The San Juan Islands Preservation Trust is in its fifteenth year of managing its Western Bluebird Reintroduction Project in the Pacific Northwest.
Fifteen years after Washington’s San Juan Preservation Trust launched a project to restore Western bluebirds, the accredited land trust’s conservation work is paying off. In June, volunteer Dan Clingaman spotted a Western bluebird nest in a natural cavity of a Garry oak tree, indicating that a bluebird family had moved from an artificial nesting box back to a natural breeding site — an important sign of the species thriving in its traditional ecosystem.
“We’ve been waiting for this moment throughout the history of the Western Bluebird Reintroduction Project,” said Kathleen Foley Lewis, SJPT’s conservation project manager. “It’s a major step toward our goal of reintroducing a self-sustaining population of Western bluebirds to this part of their northern range.”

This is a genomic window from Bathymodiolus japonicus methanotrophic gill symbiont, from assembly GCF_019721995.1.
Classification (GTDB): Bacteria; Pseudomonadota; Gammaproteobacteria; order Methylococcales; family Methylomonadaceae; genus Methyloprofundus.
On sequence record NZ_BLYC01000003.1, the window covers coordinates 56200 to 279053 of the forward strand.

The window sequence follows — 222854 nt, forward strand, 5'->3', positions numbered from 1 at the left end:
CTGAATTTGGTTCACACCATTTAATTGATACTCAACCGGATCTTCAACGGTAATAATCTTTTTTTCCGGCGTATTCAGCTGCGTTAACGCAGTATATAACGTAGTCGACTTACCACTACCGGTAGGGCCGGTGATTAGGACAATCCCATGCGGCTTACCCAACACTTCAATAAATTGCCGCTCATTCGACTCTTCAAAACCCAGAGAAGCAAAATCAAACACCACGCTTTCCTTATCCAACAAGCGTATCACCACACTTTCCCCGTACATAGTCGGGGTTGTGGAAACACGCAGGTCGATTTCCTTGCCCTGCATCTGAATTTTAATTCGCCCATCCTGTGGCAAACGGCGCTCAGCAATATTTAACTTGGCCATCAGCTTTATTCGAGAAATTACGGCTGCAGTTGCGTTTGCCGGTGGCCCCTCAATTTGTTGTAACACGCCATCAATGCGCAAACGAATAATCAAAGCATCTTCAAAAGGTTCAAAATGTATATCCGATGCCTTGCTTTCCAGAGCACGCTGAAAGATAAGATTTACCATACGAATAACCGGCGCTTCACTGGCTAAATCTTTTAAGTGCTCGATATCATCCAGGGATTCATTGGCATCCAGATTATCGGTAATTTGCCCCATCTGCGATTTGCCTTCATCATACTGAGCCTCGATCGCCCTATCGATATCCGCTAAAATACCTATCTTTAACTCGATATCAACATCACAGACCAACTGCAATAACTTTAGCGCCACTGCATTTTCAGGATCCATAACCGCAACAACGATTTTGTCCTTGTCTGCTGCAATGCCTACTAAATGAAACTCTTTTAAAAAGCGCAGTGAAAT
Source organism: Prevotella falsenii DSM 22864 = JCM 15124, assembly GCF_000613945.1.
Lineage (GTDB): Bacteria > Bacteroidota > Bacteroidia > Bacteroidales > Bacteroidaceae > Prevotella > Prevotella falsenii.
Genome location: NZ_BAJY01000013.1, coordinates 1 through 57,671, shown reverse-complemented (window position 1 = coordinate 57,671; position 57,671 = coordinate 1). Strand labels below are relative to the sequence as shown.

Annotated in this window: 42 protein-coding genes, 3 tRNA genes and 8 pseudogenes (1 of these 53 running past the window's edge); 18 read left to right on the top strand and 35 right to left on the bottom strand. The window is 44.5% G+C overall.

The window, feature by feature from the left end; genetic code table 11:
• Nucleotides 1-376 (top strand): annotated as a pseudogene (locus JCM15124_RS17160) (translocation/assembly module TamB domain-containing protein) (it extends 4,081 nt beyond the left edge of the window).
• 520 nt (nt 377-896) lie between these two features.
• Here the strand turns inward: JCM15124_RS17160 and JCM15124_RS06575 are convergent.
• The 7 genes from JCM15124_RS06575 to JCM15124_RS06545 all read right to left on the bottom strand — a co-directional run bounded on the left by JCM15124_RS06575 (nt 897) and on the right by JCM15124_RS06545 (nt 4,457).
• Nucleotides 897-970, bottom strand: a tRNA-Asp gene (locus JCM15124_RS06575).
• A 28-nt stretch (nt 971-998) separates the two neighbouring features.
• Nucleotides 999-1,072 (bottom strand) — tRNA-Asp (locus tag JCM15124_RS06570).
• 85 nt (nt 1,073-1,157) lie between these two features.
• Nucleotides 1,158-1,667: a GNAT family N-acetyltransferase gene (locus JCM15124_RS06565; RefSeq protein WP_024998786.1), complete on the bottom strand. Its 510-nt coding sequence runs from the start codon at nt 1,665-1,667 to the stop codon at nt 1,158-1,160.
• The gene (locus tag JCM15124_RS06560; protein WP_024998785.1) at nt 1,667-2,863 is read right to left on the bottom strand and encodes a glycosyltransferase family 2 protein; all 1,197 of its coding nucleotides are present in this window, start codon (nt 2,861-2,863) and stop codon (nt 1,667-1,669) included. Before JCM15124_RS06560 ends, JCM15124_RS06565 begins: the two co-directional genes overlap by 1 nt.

Western bluebirds evolved alongside Garry oak trees — tied to prairie habitat that has been disappearing over the last 50 years. Land trust volunteers help by restoring oak habitat on the islands every year. Bluebird releases and nest-box placements have occurred on private land with help from local landowners.
“This documented cavity-nesting on San Juan Island highlights the original goals of the Western Bluebird Reintroduction Project: to tie the two species together and have the community understand the importance of oak habitat and the role these trees play, not only for bluebirds but for many other native species,” Lewis said.
Making the story even sweeter, in July the same pair that reared the first clutch of chicks was spotted raising more babies, this time with an older sibling (from the first round) assisting the parents with nesting and feeding duties.
To learn more, watch San Juan Preservation Trust’s video "What’s So Great About Garry Oaks":